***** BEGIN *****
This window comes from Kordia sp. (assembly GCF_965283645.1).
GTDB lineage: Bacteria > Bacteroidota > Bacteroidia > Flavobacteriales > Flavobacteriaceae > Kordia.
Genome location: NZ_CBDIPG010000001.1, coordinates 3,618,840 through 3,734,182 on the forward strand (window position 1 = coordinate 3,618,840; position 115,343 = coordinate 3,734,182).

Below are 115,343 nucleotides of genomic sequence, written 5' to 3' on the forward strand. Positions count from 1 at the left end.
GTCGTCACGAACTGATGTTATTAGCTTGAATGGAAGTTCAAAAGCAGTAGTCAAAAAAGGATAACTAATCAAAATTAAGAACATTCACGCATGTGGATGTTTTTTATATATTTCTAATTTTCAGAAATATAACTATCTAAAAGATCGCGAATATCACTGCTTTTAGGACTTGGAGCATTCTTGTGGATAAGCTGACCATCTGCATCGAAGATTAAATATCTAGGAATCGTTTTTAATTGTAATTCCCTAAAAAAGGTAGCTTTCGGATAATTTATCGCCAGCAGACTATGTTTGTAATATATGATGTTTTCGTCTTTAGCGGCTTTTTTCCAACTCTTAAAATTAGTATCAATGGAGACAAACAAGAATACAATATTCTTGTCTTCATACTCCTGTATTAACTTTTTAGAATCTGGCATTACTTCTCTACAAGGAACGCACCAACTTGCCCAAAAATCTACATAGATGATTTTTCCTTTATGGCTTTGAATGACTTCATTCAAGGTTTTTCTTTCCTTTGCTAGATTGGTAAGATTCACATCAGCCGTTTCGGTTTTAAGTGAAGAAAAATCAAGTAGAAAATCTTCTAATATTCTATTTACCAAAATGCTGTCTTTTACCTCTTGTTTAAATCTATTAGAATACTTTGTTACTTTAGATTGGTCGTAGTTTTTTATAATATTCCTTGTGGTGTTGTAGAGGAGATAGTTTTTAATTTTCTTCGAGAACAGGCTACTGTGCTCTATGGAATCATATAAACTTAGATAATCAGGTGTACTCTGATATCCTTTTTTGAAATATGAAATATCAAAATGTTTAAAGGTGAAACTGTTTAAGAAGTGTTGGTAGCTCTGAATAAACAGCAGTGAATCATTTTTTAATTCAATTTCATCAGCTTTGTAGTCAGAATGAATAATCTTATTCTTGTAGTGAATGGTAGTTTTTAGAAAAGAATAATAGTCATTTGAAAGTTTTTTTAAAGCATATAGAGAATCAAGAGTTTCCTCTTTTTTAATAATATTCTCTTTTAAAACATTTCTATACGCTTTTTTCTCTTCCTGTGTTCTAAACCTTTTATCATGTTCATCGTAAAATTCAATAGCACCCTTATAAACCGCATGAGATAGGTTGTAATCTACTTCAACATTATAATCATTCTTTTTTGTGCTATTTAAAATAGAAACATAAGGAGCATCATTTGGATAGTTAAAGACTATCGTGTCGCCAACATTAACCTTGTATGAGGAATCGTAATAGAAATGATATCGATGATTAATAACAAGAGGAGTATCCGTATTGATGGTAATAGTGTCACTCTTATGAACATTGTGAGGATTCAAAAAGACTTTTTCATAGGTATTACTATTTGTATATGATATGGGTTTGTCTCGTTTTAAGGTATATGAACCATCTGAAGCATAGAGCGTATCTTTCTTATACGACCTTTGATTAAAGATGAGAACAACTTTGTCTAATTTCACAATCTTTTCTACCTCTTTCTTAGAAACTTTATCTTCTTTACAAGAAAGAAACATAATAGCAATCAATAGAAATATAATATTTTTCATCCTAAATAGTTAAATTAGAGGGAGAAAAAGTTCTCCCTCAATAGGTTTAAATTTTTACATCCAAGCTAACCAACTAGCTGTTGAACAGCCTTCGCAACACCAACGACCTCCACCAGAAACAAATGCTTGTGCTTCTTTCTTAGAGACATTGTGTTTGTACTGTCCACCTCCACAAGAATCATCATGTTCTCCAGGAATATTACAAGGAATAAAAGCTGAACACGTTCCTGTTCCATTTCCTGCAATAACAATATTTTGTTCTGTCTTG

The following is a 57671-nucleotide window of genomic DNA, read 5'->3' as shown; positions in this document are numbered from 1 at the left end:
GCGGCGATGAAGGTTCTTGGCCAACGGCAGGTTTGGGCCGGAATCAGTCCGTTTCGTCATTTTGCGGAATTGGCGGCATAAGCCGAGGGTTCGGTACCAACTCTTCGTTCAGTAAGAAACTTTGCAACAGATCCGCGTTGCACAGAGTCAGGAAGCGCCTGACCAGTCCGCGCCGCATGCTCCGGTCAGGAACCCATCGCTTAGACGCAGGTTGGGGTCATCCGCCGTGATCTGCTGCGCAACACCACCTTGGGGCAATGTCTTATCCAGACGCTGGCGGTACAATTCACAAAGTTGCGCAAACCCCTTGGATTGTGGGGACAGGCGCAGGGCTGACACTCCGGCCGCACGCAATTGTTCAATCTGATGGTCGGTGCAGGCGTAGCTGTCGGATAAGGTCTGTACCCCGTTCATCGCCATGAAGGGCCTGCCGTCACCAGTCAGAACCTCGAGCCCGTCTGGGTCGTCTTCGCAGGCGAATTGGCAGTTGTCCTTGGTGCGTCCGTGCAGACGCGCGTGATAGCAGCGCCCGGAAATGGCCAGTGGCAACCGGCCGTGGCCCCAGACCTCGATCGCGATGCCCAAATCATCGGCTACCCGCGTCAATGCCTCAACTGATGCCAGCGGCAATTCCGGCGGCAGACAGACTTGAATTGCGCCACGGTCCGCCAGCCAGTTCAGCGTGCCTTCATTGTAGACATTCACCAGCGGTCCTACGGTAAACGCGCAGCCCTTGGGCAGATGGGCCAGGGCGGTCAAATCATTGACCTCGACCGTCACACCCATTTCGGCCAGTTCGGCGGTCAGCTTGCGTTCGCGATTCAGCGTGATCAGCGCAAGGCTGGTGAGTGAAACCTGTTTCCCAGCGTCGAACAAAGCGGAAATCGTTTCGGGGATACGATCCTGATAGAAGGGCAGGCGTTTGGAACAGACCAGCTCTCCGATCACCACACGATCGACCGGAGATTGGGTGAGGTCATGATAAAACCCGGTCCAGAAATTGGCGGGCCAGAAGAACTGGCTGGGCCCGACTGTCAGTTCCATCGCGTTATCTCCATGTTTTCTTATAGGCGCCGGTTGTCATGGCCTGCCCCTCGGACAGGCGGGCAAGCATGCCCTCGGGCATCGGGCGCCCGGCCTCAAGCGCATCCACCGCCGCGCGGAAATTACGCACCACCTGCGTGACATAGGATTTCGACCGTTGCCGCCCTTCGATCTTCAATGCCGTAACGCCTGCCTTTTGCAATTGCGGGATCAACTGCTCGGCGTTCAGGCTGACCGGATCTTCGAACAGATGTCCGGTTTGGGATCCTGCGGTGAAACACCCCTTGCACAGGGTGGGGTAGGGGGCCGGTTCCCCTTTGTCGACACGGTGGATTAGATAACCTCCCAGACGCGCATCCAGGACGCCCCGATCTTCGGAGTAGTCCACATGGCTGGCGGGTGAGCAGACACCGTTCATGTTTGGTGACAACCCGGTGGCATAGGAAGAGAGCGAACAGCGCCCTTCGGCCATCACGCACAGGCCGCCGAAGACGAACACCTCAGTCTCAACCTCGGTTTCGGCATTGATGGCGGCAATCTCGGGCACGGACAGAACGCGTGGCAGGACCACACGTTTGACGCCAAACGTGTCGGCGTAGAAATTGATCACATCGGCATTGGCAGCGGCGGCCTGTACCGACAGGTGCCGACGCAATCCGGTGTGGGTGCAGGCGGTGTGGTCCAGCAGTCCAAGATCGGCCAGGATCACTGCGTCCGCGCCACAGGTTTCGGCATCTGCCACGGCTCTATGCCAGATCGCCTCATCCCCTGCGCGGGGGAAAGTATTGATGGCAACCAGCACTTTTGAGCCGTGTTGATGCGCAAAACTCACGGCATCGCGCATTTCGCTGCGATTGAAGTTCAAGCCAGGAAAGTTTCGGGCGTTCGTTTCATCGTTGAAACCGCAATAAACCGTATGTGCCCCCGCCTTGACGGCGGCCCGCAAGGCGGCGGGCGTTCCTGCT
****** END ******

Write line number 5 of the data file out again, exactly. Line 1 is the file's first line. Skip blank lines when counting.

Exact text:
GTCGTCACGAACTGATGTTATTAGCTTGAATGGAAGTTCAAAAGCAGTAGTCAAAAAAGGATAACTAATCAAAATTAAGAACATTCACGCATGTGGATGTTTTTTATATATTTCTAATTTTCAGAAATATAACTATCTAAAAGATCGCGAATATCACTGCTTTTAGGACTTGGAGCATTCTTGTGGATAAGCTGACCATCTGCATCGAAGATTAAATATCTAGGAATCGTTTTTAATTGTAATTCCCTAAAAAAGGTAGCTTTCGGATAATTTATCGCCAGCAGACTATGTTTGTAATATATGATGTTTTCGTCTTTAGCGGCTTTTTTCCAACTCTTAAAATTAGTATCAATGGAGACAAACAAGAATACAATATTCTTGTCTTCATACTCCTGTATTAACTTTTTAGAATCTGGCATTACTTCTCTACAAGGAACGCACCAACTTGCCCAAAAATCTACATAGATGATTTTTCCTTTATGGCTTTGAATGACTTCATTCAAGGTTTTTCTTTCCTTTGCTAGATTGGTAAGATTCACATCAGCCGTTTCGGTTTTAAGTGAAGAAAAATCAAGTAGAAAATCTTCTAATATTCTATTTACCAAAATGCTGTCTTTTACCTCTTGTTTAAATCTATTAGAATACTTTGTTACTTTAGATTGGTCGTAGTTTTTTATAATATTCCTTGTGGTGTTGTAGAGGAGATAGTTTTTAATTTTCTTCGAGAACAGGCTACTGTGCTCTATGGAATCATATAAACTTAGATAATCAGGTGTACTCTGATATCCTTTTTTGAAATATGAAATATCAAAATGTTTAAAGGTGAAACTGTTTAAGAAGTGTTGGTAGCTCTGAATAAACAGCAGTGAATCATTTTTTAATTCAATTTCATCAGCTTTGTAGTCAGAATGAATAATCTTATTCTTGTAGTGAATGGTAGTTTTTAGAAAAGAATAATAGTCATTTGAAAGTTTTTTTAAAGCATATAGAGAATCAAGAGTTTCCTCTTTTTTAATAATATTCTCTTTTAAAACATTTCTATACGCTTTTTTCTCTTCCTGTGTTCTAAACCTTTTATCATGTTCATCGTAAAATTCAATAGCACCCTTATAAACCGCATGAGATAGGTTGTAATCTACTTCAACATTATAATCATTCTTTTTTGTGCTATTTAAAATAGAAACATAAGGAGCATCATTTGGATAGTTAAAGACTATCGTGTCGCCAACATTAACCTTGTATGAGGAATCGTAATAGAAATGATATCGATGATTAATAACAAGAGGAGTATCCGTATTGATGGTAATAGTGTCACTCTTATGAACATTGTGAGGATTCAAAAAGACTTTTTCATAGGTATTACTATTTGTATATGATATGGGTTTGTCTCGTTTTAAGGTATATGAACCATCTGAAGCATAGAGCGTATCTTTCTTATACGACCTTTGATTAAAGATGAGAACAACTTTGTCTAATTTCACAATCTTTTCTACCTCTTTCTTAGAAACTTTATCTTCTTTACAAGAAAGAAACATAATAGCAATCAATAGAAATATAATATTTTTCATCCTAAATAGTTAAATTAGAGGGAGAAAAAGTTCTCCCTCAATAGGTTTAAATTTTTACATCCAAGCTAACCAACTAGCTGTTGAACAGCCTTCGCAACACCAACGACCTCCACCAGAAACAAATGCTTGTGCTTCTTTCTTAGAGACATTGTGTTTGTACTGTCCACCTCCACAAGAATCATCATGTTCTCCAGGAATATTACAAGGAATAAAAGCTGAACACGTTCCTGTTCCATTTCCTGCAATAACAATATTTTGTTCTGTCTTG